Crossfit, Weightlifting, Athlete

Everybody You Know Needs to Be an Athlete (and Fuel Like One, Too)

In the hierarchy of what’s important to be healthy, mindset and sleep is first, and clean eating is next. After that, it’s time to treat your body like the athlete you are meant to be. Notice I did not say “exerciser”. Let me explain.

Do what you love and make it challenging

First, find an athletic activity that you love. I really don’t care what it is. It should require some skill, some dedication, and be difficult. I’m talking about things like power walking, powerlifting, Crossfit, hiking, yoga, martial arts, an ultimate frisbee league, rowing, or whatever drives you to move. Maybe a combination of 2 or 3 of those through the week. Whatever you choose, move with intention. What I’m NOT talking about is the elliptical machine every day for 20 minutes as you watch TV (feel free to send hate mail – sorry not sorry). I’m talking about something that challenges all of your senses and requires balance, strength, coordination, power, speed, flexibility, endurance and hopefully some community. Something that will move you out of your comfort zone and mentally challenge you daily. Why do I call it being an athlete? Because I want you to think and move like one. I want you to think of your body as a tool for greatness and unlimited potential.

Athletes train and fuel – they do NOT diet and exercise

Now that you’ve decided on what work you’ll do, it’s time fuel your body with nutritious foods for your amount of athletic performance (no more, no less). Athletes train and fuel – they do NOT diet and exercise. Let me say that again. Athletes train and fuel, they do NOT diet and exercise. Therefore, you should match your training with your fuel. Find an amount of food that will give you energy for your workouts yet not leave you stuffed at the end of each meal. Do you need to eat like a 500 lb male powerlifter if you’re a 100 lb woman walking 3 miles a day? Nope. Do athletes perform well if they’ve starved themselves to an unhealthy calorie deficit? Nope. It’s fairly simple. On the days that you work harder, consciously plan a little bit more food into your day. By a little bit, I mean an extra large healthy snack – an extra apple or a few extra ounces of protein at dinner. I don’t mean an entire extra hamburger or 6 extra beers. On the other hand, don’t starve yourself either. You must fuel for your training – restricting food can be dangerous if you aren’t doing it under the supervision of a trained nutrition coach.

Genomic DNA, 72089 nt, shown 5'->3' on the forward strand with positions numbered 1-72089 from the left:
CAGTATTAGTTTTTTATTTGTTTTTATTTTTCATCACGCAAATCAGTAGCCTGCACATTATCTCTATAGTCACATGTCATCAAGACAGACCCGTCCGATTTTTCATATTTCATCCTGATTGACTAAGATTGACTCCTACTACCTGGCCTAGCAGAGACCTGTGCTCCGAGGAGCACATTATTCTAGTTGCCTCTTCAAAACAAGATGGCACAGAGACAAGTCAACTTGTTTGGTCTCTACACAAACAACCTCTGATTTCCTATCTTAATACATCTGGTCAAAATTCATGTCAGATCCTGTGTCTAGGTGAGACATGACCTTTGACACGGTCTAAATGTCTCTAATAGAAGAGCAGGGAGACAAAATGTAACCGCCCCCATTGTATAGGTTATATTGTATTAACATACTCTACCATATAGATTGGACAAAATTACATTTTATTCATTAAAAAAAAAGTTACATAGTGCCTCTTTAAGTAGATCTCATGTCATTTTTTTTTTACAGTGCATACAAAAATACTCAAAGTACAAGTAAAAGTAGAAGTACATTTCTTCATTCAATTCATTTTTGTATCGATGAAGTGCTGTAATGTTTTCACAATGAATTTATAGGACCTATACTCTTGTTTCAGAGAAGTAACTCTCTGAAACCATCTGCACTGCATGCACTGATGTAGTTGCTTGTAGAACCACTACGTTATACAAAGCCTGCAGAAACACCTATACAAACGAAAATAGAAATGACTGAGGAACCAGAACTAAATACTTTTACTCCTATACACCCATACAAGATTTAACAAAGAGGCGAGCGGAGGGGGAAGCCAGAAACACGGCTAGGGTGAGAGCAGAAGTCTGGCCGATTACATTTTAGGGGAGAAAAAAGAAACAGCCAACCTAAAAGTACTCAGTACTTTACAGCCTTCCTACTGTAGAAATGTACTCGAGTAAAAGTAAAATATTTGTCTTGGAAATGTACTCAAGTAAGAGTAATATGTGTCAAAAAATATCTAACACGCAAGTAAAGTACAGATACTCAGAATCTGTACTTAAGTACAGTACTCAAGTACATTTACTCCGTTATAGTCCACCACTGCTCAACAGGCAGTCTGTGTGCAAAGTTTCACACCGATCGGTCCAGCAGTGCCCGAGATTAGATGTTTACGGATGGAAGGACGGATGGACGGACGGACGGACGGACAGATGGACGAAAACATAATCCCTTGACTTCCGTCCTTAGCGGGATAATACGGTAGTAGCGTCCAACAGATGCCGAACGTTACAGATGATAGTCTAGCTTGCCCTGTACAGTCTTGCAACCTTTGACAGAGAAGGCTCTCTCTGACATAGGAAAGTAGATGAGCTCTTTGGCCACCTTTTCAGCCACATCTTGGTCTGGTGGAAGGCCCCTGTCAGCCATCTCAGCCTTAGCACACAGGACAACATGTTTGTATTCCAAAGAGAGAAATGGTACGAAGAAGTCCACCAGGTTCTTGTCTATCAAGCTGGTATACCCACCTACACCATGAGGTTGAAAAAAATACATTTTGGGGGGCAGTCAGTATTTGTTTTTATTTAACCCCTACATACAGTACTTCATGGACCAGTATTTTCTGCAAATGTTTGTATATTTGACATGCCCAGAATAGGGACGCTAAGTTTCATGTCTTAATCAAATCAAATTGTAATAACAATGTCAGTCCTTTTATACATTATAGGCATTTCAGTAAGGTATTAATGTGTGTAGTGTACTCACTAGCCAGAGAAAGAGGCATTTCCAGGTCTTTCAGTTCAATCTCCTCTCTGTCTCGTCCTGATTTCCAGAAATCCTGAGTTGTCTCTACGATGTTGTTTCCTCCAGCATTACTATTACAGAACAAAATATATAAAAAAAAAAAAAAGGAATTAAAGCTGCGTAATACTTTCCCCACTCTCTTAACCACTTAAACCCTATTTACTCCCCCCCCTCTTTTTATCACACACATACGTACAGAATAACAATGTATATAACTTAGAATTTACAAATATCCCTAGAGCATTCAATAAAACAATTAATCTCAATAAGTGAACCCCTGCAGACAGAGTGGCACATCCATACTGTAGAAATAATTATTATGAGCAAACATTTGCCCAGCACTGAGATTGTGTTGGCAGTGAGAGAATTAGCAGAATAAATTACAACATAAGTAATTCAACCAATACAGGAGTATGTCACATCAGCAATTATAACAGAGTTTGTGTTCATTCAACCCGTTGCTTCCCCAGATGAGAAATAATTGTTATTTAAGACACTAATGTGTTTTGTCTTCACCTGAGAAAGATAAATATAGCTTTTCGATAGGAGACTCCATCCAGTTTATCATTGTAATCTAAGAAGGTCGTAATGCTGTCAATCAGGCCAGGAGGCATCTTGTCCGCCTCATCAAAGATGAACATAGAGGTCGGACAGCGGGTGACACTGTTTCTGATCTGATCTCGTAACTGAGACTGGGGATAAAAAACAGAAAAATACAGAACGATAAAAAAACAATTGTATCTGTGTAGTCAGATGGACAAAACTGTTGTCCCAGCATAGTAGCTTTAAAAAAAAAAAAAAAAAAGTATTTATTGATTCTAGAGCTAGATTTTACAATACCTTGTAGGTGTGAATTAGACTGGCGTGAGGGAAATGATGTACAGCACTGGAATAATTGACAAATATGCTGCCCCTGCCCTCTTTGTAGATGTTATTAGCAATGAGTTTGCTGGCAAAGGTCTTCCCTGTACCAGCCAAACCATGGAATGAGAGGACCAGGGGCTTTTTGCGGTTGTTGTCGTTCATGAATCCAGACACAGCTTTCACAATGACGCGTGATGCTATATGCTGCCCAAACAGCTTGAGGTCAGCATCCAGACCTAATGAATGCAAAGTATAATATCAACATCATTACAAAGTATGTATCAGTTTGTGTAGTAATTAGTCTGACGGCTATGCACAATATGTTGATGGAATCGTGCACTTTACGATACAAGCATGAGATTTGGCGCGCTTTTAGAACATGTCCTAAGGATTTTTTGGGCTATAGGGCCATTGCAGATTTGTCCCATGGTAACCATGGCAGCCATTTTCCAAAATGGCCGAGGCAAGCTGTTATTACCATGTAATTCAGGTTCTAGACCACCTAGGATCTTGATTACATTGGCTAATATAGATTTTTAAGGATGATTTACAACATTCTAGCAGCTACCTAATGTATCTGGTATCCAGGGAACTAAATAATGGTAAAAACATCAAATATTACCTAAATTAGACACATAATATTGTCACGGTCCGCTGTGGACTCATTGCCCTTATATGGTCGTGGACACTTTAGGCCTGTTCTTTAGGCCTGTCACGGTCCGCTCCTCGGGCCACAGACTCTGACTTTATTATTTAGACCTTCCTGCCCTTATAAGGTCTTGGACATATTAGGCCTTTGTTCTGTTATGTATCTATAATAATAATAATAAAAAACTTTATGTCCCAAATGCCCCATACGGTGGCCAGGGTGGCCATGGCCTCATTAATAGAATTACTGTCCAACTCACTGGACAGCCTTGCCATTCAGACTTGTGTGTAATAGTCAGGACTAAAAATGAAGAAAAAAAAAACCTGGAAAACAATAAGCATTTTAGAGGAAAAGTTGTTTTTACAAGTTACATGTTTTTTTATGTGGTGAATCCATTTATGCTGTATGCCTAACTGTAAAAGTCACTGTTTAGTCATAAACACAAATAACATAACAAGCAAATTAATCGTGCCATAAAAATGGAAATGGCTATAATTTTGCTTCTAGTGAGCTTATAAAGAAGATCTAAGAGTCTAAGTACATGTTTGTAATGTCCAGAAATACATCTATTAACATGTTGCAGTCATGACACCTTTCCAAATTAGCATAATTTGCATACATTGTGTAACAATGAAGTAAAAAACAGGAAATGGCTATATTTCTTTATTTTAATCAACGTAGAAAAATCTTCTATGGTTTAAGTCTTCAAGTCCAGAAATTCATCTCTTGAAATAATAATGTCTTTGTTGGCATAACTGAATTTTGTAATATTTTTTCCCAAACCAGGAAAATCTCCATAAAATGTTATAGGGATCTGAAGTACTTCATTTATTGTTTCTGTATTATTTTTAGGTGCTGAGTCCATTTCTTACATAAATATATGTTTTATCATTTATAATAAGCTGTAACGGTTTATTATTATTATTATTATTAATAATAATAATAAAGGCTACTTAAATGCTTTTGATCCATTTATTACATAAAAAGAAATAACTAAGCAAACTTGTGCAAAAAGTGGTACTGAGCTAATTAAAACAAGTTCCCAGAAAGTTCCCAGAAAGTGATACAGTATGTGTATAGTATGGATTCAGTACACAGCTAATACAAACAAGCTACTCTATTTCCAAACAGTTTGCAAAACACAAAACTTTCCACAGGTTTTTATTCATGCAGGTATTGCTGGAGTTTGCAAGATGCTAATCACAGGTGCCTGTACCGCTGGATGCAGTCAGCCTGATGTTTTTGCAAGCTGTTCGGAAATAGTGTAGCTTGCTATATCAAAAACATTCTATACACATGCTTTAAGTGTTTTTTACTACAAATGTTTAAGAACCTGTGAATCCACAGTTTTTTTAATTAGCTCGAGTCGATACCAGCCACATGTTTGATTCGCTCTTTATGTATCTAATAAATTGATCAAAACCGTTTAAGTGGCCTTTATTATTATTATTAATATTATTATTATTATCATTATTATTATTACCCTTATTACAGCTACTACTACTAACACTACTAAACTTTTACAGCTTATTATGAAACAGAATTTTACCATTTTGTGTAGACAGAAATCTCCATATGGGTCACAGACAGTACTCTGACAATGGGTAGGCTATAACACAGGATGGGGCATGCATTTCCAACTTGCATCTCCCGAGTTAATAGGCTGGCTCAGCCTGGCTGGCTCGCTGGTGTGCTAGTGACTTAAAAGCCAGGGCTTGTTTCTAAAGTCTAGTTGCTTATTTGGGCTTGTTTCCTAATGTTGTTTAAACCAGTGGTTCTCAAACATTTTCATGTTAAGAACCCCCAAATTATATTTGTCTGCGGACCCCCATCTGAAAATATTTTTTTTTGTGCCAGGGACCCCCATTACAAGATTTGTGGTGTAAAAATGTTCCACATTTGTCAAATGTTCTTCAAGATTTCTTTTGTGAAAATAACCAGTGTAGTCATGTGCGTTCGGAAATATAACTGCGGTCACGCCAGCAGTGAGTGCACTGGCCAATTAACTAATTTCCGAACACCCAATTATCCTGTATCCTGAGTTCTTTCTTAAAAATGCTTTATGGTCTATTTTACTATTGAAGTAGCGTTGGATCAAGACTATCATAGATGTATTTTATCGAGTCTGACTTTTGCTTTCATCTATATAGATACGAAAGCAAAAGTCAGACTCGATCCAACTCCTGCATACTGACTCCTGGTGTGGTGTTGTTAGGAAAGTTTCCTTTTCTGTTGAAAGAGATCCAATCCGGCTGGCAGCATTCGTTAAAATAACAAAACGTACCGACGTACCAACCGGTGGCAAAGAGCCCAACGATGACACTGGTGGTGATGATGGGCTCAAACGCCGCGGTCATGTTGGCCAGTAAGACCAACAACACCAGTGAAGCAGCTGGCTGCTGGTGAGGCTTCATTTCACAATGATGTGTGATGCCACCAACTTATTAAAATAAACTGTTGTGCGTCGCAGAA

You need to lift heavy weights, and there are no excuses

Now let’s get back to the athlete part. It’s been scientifically studied that lifting heavy stuff (aka weightlifting) is a key predictor of longevity. I don’t mean the 5 lb dumbbells that you have in your basement, although that could be a great start if you’ve never lifted them before. I mean a weight that’s really hard for you. Dozens of studies show that consistent heavy resistance training improves strength, endurance, memory and confidence in elderly persons. What do I recommend? I recommend EVERYBODY (yes, even you) train with weights. Don’t know what you’re doing? Hire a coach. Join a Crossfit gym (or something like it). Specifically, I recommend hiring an Olympic lifting or a powerlifting coach , or really anyone other than the 19 year old at your local Gold’s gym. It might be scary at first, but everyone started somewhere and it isn’t too late. If you think it is, watch this video and this video and tell me what your excuse is to lift weights.  Interview a few coaches before you start and choose one that asks about prior injuries, what your goals are and teaches you safety before putting any weight in your hand.

What’s the point of being an athlete?

As we age, our needs stay the same, but the intensity of those needs differ. Take the 25 year old who wants to deadlift heavy weight. That’s the same movement that he’ll need when he’s 75 years old and needs to pick his grocery bags off the ground. Back squatting when you’re younger develops into sitting on the toilet without assistance when you’re older. Strength over time is freedom as you age. Keeping the shoulder and pelvic girdle strong and healthy is independence to lift grandbabies, take walks and live a long and healthy life. THAT is why you need to be an athlete.

Photo credit: Becka Grapsy